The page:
support breeding individuals may be adequate to provide for movement
between areas where populations of those species persist. However,
other species (e.g., grizzly bears) have not been documented to make
long distance movements through marginal habitat areas. For those
species that are not inclined to make long-distance interterritorial
movements, maintaining breeding habitat for at least a few
individuals in the linkage area may be necessary to achieve a
functional linkage between blocks of habitat supporting larger
groups of animals.
For these reasons and because different species have different
habitat needs for travel, evaluating landscape permeability needs to
be on a species by species basis—which is what Singleton and his
fellow researchers do in their study.
Areas “of reduced landscape permeability between habitat
concentrations” are called “fracture zones.” Fracture zones can be
relatively small such as an interstate highway and associated
development between wild mountain ranges, or moderately sized such
as the agribusiness-dominated Central Valley of California.
Singleton and company write of Washington, “fracture zones
between…blocks of habitat generally correspond to developed valley
bottoms where forest cover is often discontinuous, where human
population centers are usually located, and where road densities are
Of course, fracture zones can also be huge, such as the U.S. Midwest
(excepting the Upper Great Lakes region). One does not need to be a
professional geographer or carnivore biologist to know that large
areas of North America are simply not now suitable for rewilding, at
least not in the foreseeable future. Dense human populations,
intensive agriculture, and a domesticated landscape make rewilding
highly unlikely for much of the U.S. East, Midwest, and South. Large
areas in the West are also unsuitable. Other highly settled and
domesticated areas unsuitable for rewilding are in southern Canada
and in much of Mexico and Central America.
Rewilding North America by Dave Foreman [chapters 6 and 8].
Copyright © 2004 by the author. Reproduced by permission of Island
Press, Washington, D.C. Quotes are from the papers below.)
America: A Vision for Conservation in the 21st Century
by Dave Foreman (Island Press 2004).
Order from The Rewilding Institute.
Conservation: Scientific Foundations of Regional Reserve Networks
edited by Michael E. Soulè and John Terborgh (Island Press
1999). Particularly Chapter 6 “Connectivity: Maintaining Flows in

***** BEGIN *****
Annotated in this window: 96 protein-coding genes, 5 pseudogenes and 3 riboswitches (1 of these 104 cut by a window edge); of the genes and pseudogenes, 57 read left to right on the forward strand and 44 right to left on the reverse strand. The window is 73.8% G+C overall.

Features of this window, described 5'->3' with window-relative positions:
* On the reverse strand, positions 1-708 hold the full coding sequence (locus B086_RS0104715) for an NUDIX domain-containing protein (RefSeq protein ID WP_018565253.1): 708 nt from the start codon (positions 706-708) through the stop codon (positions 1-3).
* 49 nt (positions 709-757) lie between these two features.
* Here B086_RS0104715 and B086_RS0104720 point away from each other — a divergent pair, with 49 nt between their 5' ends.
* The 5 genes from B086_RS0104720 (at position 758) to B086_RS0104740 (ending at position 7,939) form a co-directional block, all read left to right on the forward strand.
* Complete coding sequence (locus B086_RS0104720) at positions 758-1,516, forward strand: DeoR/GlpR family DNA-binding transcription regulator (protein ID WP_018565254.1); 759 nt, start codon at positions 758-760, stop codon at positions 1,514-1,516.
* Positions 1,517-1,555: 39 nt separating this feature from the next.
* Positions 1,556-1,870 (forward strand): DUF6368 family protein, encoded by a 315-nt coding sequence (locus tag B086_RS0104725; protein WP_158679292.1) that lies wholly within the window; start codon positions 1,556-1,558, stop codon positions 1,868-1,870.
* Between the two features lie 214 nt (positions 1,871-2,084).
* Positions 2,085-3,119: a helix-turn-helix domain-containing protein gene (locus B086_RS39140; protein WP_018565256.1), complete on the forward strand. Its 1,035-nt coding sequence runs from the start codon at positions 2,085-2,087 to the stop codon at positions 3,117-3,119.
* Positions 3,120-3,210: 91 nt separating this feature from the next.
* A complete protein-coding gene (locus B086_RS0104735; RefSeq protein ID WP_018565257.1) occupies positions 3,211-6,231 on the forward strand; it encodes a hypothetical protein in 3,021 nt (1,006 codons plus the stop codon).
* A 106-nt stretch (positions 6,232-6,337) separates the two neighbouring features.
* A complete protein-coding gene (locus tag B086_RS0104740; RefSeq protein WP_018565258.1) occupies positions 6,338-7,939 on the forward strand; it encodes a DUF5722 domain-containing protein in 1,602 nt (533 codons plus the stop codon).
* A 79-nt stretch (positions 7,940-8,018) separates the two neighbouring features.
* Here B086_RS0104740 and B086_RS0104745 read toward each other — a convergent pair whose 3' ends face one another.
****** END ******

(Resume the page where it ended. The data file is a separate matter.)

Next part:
Order from The Rewilding Institute.
Forest: Island Biogeography Theory and the Preservation of Biotic
Diversity by Larry Harris (University of Chicago Press, 1984).
This is a conservation biology classic by a great pioneer in
conservation biology. Harris applies island biogeography to forest
management in the Pacific Northwest. Illustrated. Order from Amazon.
and Biodiversity edited by Wendy E. Hudson, Defenders of
Wildlife (Island Press, Washington, DC, 1991). An early and credible
look at wildlife movement linkages with contributions from Michael
Soulè, Reed Noss, Larry Harris, Don Waller, and other experts. Order
The Role of
Corridors: Nature Conservation 2 edited by Denis A. Saunders and
Richard J. Hobbs (Surrey Beatty & Sons, Chipping Norton, Australia).
A heavily illustrated anthology from a 1985 Western Australian
conference on corridors. Order from Amazon.
Available as a PDF:
Peter H. Singleton,
William L. Gaines, and John F. Lehmkuhl, Landscape Permeability
for Large Carnivores in Washington: A Geographic Information System
Weighted-Distance and Least-Cost Corridor Assessment (U.S.
Department of Agriculture, Forest Service, Pacific Northwest
Research Station, Research Paper PNW-RP-549, December 2002).
CLICK HERE FOR PDF
Available in a book
Andy Dobson et al.
“Connectivity: Maintaining Flows in Fragmented Landscapes,” Chapter
6 in Continental Conservation.
PDFs not yet
Bruce A. Wilcox and
Dennis D. Murphy, “Conservation Strategy: The Effects of
Fragmentation on Extinction,” American Naturalist 125 (1985):
Reed F. Noss,
“Protecting Natural Areas in Fragmented Landscapes,” Natural
Areas Journal 7 no. 1 (1987): 2-13.
Reed Noss, “A Recipe
for Reserve System Design and Management,” special issue, Wild
Earth, 1992, 24.
Peter H. Singleton,
John F. Lehmkuhl, and William Gaines, “Using Weighted Distance and
Least-Cost Corridor Analysis to Evaluate Regional-Scale Large
Carnivore Habitat Connectivity in Washington,” A Time For Action:
2001 Proceedings ICOET (International Conference on Ecology and
Transportation, September 24-28, 2002, Keystone, Colo.), 583-594.